Research Paper Number
descriptive jurisprudence; H.L.A. Hart; Jurisprudence; jurisprudential methodology; Legal Positivism
Many contemporary legal philosophers argue that general jurisprudence is “descriptive.” I challenge this view in this essay by focusing on one familiar aspect of jurisprudence: persistent disagreements among legal philosophers. I argue that this fact is in tension with the claim that jurisprudence is descriptive. I consider several possible reconciliations of jurisprudential disagreements with descriptivism, but I argue that none of them succeeds. I then argue that persistent jurisprudential disagreements are easy to explain from within a normative framework. I conclude by suggesting that legal philosophers abandon descriptivism in favor of a view that more explicitly sees legal philosophy as part of normative political philosophy.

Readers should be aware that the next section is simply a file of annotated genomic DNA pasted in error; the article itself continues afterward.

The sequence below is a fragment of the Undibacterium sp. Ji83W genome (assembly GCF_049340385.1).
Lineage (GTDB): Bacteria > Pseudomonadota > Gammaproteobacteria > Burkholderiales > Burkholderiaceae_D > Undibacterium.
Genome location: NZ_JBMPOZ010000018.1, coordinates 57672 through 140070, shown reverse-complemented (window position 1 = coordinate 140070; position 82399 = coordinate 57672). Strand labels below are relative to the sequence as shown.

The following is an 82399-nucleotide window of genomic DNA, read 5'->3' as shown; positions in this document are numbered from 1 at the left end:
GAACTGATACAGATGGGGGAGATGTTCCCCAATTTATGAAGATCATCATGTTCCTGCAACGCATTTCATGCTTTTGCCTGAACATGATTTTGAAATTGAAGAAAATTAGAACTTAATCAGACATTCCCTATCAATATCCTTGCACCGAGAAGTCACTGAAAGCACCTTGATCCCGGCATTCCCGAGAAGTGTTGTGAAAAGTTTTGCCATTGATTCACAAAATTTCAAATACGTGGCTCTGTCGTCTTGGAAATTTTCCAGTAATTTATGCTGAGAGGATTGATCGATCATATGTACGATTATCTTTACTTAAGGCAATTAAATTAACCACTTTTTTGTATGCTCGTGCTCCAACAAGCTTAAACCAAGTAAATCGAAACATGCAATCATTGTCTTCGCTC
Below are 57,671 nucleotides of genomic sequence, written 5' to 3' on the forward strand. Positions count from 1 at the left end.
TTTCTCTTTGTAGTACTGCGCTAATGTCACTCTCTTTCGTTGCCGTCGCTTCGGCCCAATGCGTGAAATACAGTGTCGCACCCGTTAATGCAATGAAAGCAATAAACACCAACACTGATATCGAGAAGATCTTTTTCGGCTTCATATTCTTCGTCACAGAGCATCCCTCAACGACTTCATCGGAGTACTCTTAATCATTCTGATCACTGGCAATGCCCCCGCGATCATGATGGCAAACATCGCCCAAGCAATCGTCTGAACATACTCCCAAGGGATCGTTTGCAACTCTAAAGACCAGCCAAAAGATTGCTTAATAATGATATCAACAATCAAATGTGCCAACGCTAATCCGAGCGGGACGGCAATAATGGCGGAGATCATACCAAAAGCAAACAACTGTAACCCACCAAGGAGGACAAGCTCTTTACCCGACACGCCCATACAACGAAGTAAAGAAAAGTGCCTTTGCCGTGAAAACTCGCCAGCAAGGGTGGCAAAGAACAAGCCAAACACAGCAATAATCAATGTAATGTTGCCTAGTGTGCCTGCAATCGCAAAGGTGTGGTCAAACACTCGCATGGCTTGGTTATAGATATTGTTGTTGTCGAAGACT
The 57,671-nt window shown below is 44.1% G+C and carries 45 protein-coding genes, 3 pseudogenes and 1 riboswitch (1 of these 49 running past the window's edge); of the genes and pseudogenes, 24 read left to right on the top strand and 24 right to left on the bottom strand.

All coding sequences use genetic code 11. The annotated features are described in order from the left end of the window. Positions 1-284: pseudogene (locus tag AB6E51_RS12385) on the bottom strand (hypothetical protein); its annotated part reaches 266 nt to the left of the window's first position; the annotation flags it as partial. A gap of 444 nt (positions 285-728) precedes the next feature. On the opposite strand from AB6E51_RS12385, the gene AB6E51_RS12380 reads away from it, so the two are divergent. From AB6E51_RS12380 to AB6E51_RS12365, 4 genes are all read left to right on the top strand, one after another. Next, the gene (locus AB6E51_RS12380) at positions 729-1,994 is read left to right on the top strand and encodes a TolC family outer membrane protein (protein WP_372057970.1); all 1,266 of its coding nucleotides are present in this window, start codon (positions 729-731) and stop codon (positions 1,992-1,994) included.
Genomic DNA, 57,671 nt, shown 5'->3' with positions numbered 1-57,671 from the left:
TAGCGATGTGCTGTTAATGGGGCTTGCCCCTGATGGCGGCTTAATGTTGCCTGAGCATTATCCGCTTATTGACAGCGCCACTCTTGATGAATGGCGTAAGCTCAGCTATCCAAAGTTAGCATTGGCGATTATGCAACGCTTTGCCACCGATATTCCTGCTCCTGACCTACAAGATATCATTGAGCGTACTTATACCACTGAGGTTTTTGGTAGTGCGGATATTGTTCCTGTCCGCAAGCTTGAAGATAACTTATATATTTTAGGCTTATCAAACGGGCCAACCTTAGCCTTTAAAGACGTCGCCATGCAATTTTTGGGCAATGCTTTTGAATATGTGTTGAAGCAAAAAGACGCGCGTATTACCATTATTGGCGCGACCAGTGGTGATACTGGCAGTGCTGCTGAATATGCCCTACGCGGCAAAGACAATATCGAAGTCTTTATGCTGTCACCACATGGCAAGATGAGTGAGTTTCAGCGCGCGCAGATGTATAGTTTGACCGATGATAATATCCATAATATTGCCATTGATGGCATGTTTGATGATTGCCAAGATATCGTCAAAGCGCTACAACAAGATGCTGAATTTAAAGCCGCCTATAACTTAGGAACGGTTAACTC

Priel, Dan, "Jurisprudential Disagreements and Descriptivism" (2013). Comparative Research in Law & Political Economy. Research Paper No. 43/2013.